London and commuter belt hit by £52bn annual income tax bill

 
Tim Wallace
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TAXPAYERS in London and a surrounding group of so-called banker belt towns are coughing up £52bn a year in income tax, with workers’ contributions coming in at double the UK average.

Dividing up British towns according to the average income tax bill of each taxpayer, accounting firm UHY Hacker Young found that 28 of the top 30 areas are commuter towns in the south east, typically home to many City employees.

Taxpayers in those 30 areas pay an average of £9,463 per year in income tax.

Workers who live in the Elmbridge area of Surrey paid an average of £16,600, the most in any district in the country – and three times the £4,985 UK average.

The area’s 73,000 inhabitants, across towns including Esher, Weybridge and Walton on Thames, paid a total of more than £1.2bn in income tax in the year. Elmbridge is home to sports stars and celebrities, however, not just financial sector workers.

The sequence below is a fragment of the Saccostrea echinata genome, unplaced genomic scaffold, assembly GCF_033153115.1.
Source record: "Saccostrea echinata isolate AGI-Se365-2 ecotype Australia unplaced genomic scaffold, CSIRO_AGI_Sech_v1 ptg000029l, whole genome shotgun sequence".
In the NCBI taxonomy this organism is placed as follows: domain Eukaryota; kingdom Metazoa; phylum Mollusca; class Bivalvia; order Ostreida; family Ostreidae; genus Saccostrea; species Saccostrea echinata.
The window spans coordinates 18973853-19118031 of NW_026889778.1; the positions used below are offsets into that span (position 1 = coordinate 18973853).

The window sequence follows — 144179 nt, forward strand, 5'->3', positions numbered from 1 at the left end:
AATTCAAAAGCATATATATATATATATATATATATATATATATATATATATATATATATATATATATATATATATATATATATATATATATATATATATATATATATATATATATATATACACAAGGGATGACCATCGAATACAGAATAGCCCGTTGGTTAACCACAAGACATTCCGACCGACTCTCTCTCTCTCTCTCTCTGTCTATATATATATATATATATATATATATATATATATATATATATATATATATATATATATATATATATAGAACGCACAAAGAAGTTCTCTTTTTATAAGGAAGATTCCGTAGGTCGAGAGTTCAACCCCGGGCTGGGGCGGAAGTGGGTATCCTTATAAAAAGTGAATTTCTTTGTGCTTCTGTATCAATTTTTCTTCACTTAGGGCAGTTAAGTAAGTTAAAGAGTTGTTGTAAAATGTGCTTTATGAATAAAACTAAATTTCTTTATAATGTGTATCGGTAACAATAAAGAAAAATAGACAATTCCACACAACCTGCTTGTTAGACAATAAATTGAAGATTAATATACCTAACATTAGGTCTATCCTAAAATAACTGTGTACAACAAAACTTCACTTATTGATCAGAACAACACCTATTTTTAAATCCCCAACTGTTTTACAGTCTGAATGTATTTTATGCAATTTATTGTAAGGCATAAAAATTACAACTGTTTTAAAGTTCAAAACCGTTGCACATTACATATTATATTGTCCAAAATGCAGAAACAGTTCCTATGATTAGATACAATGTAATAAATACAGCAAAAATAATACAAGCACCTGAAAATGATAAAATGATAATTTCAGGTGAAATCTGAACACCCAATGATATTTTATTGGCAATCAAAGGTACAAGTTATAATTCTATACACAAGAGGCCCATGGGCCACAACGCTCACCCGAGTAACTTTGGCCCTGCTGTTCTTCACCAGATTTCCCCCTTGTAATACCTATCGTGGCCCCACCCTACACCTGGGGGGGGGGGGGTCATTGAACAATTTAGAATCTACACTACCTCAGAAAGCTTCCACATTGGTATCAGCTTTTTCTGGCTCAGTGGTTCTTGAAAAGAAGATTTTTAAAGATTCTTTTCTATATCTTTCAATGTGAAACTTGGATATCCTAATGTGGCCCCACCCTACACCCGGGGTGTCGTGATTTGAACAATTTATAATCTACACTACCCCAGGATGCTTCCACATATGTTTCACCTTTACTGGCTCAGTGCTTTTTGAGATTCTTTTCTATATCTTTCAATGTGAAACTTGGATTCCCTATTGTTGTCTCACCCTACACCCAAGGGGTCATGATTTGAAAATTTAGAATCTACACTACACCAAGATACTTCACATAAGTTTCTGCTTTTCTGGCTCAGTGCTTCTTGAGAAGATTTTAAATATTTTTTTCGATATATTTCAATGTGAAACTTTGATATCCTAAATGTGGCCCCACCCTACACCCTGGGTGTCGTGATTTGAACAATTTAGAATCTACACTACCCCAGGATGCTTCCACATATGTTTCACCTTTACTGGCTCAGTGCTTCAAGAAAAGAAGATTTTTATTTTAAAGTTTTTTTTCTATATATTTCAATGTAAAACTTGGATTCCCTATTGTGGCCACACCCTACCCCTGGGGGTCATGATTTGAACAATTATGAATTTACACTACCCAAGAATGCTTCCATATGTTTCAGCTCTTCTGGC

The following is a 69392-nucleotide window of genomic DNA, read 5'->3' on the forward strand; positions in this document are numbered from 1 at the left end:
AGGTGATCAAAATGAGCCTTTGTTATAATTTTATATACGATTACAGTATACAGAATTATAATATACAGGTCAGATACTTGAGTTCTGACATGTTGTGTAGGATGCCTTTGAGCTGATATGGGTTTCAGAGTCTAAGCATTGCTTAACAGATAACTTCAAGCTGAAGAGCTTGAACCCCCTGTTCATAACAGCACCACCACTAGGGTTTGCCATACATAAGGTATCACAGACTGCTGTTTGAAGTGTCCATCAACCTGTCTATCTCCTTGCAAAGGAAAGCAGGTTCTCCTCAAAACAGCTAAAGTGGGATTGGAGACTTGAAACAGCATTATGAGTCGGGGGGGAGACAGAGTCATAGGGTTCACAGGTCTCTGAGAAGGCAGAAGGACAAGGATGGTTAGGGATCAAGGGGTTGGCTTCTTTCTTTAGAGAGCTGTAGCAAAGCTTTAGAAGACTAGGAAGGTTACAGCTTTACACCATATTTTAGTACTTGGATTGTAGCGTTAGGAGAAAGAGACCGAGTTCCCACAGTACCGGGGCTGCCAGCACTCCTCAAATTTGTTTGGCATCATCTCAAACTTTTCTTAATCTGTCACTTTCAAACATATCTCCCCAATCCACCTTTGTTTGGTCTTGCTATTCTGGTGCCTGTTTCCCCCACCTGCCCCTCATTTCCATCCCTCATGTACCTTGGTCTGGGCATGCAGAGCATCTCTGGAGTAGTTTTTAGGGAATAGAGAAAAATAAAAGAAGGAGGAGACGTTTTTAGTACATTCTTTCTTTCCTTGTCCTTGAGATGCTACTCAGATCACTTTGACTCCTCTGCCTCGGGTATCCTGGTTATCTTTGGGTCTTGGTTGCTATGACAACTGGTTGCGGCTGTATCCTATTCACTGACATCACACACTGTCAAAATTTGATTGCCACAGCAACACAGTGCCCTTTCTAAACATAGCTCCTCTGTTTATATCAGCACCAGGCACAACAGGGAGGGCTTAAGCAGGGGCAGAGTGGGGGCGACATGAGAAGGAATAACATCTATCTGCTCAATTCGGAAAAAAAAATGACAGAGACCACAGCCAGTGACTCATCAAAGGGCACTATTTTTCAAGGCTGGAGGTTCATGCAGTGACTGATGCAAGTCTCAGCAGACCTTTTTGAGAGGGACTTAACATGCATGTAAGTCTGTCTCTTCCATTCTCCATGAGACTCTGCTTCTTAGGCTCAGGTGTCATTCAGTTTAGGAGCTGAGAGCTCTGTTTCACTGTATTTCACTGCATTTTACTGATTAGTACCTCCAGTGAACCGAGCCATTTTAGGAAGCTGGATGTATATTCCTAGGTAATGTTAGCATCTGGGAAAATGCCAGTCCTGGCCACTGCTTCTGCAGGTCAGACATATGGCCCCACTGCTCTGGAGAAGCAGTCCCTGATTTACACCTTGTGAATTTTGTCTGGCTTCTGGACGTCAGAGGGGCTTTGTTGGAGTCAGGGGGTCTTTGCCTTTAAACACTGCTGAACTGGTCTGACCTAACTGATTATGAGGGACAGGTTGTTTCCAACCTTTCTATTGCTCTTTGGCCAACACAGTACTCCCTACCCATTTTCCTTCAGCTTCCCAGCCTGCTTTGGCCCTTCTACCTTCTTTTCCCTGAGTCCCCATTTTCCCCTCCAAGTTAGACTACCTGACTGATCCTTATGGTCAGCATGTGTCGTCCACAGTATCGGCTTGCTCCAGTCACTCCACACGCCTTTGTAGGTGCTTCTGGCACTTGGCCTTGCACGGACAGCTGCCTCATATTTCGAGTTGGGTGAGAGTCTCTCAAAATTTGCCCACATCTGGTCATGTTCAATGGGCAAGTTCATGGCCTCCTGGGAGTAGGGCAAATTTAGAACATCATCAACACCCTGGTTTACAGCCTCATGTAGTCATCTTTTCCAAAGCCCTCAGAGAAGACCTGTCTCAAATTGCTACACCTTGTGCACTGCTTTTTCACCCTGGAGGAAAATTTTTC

Next highest was South Buckinghamshire, including Beaconsfield and Gerrards Cross. Its 40,000 workers paid £540m in income tax, an average of £13,600.

And Chiltern, including Chalfont St Giles and Chalfont St Peter, was in third place with an average bill of £12,700, amounting to £682m across 52,000 people.

Excluding Londoners, 1.9m people in the top regions pay a total of £17.4bn in income tax per year. The 3.9m in the capital pay £35bn.

“The government is increasingly reliant on the wealthiest parts of the south eastern commuter belt and London for income,” said UHY Hacker Young’s Mark Giddens.

“Higher taxation of wealthy individuals in the south east has proven to be an effective means to boost tax receipts, but these numbers will not make for pleasant reading for those affected.”

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